Having chosen the United 787-9 for my flight out to Denver, I completely forgot that I needed to book a return as well. Knowing I was going to meet with Frontier, I really thought it best to fly the airline home. I’m glad I did. This was a really good experience.
Frontier’s fare was $99, well below others on midday flights. Of course, I needed to add on a few things. I could have simply chosen The Works. This is Frontier’s way of letting you rebundle if you want a better experience. Here was my option:
Indeed, $72 would have been a great deal if I wanted Stretch seating and if I valued refundability. That’s not a big step up in price to get it, but this trip was locked in. Plus, I only wanted a carry-on bag ($30) and a window seat in the back ($9). I opted for the a la carte option instead, paying $138 in total, still better than others.
The printer at the business center in our Homewood Suites in Littleton (which needs serious renovation) broke, and I was afraid I wouldn’t be able to get my boarding pass. Frontier is finalizing a new phone app which will make this much better in the future, but fortunately, someone at the front desk figured out a way for me to email it to them for printing. Problem solved.
The next day, I made my way out to
Western Kansas Denver Airport, and again found myself bracing for the worst. I had been watching the inbound aircraft, and suddenly noticed that a delay had been posted on the flight in from Salt Lake. It was going to be 2 hours late, and I figured that meant I was destined for a couple hour delay myself. Dejected, I headed toward security.
Frontier doesn’t participate in Pre Check, and I really dreaded the process. Fortunately since Frontier is on Concourse A, I could walk upstairs to the special security area on the bridge over there, bypassing the train. The lines weren’t too long, but it still took me 15 minutes to get through. Pre Check would make a huge difference.
After getting through, I saw my flight was still on time, and then I realized why. Frontier had pulled a spare aircraft out for us! Having met with the Frontier folks on Friday, I wondered if this was some sort of special treatment. But I looked later and Frontier had 96.1 percent of flights arrive within 14 minutes of schedule that day. With such a good operation, that spare must have just been itching for an opportunity to get in the air. The spare is an A320, so that was an upgauge for us from a 144 seat A319 to 180 seats. Sweet.
Boarding was called and people orderly lined up by zone. I was in zone 1, which I think is what happens when you purchase a carry-on but I’m not sure. I boarded Sally the Mustang, our tail animal, and headed toward my seat. The seats are brand new and looked really nice. I heard a couple people say “wow, this must be a new airplane,” not realizing it was more than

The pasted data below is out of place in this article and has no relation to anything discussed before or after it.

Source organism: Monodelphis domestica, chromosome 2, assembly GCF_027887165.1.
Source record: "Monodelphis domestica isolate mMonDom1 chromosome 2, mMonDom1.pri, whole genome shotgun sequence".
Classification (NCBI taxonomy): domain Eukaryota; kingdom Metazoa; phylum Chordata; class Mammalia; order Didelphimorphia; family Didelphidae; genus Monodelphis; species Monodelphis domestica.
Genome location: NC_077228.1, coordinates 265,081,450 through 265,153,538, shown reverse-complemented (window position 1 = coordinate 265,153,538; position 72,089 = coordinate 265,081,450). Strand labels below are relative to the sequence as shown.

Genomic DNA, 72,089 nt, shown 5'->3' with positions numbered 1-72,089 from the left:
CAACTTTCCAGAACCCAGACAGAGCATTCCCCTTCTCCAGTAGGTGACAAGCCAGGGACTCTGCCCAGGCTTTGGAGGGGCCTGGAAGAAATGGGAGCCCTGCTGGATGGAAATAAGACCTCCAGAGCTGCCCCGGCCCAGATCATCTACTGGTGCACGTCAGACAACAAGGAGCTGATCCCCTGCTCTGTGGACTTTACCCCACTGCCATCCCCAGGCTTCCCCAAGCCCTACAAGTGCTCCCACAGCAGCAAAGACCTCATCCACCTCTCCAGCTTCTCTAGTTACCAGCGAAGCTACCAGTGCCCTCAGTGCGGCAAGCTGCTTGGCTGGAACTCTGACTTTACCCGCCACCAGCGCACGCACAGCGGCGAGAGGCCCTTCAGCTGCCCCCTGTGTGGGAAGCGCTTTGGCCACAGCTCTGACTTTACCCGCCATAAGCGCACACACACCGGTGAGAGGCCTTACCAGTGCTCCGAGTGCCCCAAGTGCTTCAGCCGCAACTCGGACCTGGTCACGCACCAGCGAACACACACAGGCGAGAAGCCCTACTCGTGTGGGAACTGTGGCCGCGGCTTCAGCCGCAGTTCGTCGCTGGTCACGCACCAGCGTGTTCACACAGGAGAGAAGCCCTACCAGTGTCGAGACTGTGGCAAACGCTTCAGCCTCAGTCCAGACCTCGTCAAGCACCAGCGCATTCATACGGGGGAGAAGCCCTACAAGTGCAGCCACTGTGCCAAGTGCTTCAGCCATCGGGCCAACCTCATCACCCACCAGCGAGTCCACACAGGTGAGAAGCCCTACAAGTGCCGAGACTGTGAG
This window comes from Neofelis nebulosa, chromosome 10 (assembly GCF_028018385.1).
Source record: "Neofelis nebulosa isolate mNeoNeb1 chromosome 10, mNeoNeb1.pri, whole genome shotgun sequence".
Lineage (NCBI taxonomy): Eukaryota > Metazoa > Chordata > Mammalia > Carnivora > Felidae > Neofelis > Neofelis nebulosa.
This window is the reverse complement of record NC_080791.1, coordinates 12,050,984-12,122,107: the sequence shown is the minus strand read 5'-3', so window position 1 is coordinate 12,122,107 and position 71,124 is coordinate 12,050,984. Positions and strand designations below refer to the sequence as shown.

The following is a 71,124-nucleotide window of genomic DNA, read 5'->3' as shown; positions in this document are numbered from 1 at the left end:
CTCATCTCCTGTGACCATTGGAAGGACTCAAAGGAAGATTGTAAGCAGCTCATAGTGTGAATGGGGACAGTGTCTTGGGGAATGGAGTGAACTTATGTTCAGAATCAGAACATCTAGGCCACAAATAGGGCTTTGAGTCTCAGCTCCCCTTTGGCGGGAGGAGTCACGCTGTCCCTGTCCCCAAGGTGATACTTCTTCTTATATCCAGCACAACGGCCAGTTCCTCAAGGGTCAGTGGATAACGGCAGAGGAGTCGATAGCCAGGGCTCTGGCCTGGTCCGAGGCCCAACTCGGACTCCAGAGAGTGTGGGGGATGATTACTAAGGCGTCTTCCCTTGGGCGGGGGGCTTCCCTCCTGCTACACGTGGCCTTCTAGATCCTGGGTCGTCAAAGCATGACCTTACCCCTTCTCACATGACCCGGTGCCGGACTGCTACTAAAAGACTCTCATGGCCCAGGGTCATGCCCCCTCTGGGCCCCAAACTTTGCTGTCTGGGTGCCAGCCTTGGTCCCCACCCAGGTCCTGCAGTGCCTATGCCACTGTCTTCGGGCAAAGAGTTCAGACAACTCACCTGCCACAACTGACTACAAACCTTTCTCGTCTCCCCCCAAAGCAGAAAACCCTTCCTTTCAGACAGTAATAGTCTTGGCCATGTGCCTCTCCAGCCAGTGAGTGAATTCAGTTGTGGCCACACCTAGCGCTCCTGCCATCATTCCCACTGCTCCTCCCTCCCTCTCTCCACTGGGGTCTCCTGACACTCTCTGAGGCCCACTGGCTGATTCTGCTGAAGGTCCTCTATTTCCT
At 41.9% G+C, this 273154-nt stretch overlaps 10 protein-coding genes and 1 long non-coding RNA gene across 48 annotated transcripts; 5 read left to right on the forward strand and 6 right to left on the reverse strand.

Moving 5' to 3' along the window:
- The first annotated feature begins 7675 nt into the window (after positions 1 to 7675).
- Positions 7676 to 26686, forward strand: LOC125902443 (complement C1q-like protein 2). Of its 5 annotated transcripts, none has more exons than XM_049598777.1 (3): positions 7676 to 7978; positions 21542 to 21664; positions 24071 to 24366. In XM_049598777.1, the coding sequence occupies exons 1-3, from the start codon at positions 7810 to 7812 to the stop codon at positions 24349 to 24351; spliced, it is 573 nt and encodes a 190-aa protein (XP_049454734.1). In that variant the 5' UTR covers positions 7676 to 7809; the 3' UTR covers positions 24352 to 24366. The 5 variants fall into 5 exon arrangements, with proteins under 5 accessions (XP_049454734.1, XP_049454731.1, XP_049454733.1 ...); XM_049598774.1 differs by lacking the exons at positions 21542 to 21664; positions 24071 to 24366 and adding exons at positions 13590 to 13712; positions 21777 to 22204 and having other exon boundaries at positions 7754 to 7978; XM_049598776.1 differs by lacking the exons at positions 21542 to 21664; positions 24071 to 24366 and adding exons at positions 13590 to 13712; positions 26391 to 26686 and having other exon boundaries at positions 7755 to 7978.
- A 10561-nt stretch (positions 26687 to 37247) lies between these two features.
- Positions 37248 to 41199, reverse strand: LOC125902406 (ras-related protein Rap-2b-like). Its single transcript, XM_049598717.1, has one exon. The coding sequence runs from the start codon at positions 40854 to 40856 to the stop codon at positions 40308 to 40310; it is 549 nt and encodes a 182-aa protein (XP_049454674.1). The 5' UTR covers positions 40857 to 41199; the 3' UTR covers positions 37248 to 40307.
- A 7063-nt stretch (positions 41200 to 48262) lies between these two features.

20 10 years old.
October 12, 2015
Frontier 405 Lv Denver 1220p Arr Los Angeles 145p
Denver (DEN): Gate A36, Runway 17R, Depart 5m Early
Los Angeles (LAX): Gate 31B, Runway 25L, Arrive 16m Early
N203FR, Airbus A320-214, Sally the Mustang colors, ~80% Full
Seat 14A, Coach
Flight Time 1h49m
Once on the airplane, I made my way back, passing the smart-looking Stretch seats (below).
When I got back to my seat, I put my stuff up in the bin. There was plenty of space even once boarding was completed, as you can see in this photo.
There were some open seats on the airplane, but my row was completely full. I took a deep breath and sat down. And you know what? It was comfortable. This row is a little different than others because the seat in front is an exit row and has the traditional tray table hanging off the back. (Most of the seats have half-tables.) But I think that means that personal space may feel a bit smaller than in other seats. That being said, I felt like I had plenty of legroom.
The seat is of the “pre-reclined” variety so it feels like the whole thing is ever-so-slightly tilted back into a cradle position. Over time, I still found the seat bottom to be really comfortable. The back was a bit stiff, but it wasn’t bad.
I also took notice of the seat width. Frontier offers middle seats that are wider than the rest. That not only gives a little more breathing room, but it also adjusts where you’d want to put your arms on the tiny armrest. It was a surprisingly nice configuration. I tried to get a good photo of it, and you can kind of see here. Look where my shoulders fall on my seat compared to the guy in the middle.
As I was checking out my seat, people kept trying to move forward and the flight attendant kept pushing them back. He was more stern than I would have liked, but he rightly explained that it wouldn’t be fair to let them move into seats that others had to pay for. Some people were mad, but everyone followed directions. It must not be fun enforcing those rules.
We were ready to go so we pushed back early and had a really short taxi to runway 17R. We were in the air and on our way very quickly. The sky was a brilliant blue as we pointed our nose toward the Rockies. As usual, there were some bumps on the ascent over the mountains, but it smoothed out and the seatbelt sign went off before we leveled off.
Frontier has no wi-fi, so I had prepared with some reading material to keep me busy. The flight attendants made a pass trying to sell snacks and drinks. I declined but I did take a cup of water, which is free.
The rest of the flight passed quickly. We descended into LAX and arrived at the gate fairly early thanks to light headwinds. (Strangely, the eastbound flight on United was 10 minutes longer than this westbound flight.)
I really enjoyed my flight on Frontier and wouldn’t hesitate to fly the airline again. As long as it’s able to keep its on-time performance where it is, then Frontier should be an increasingly good option.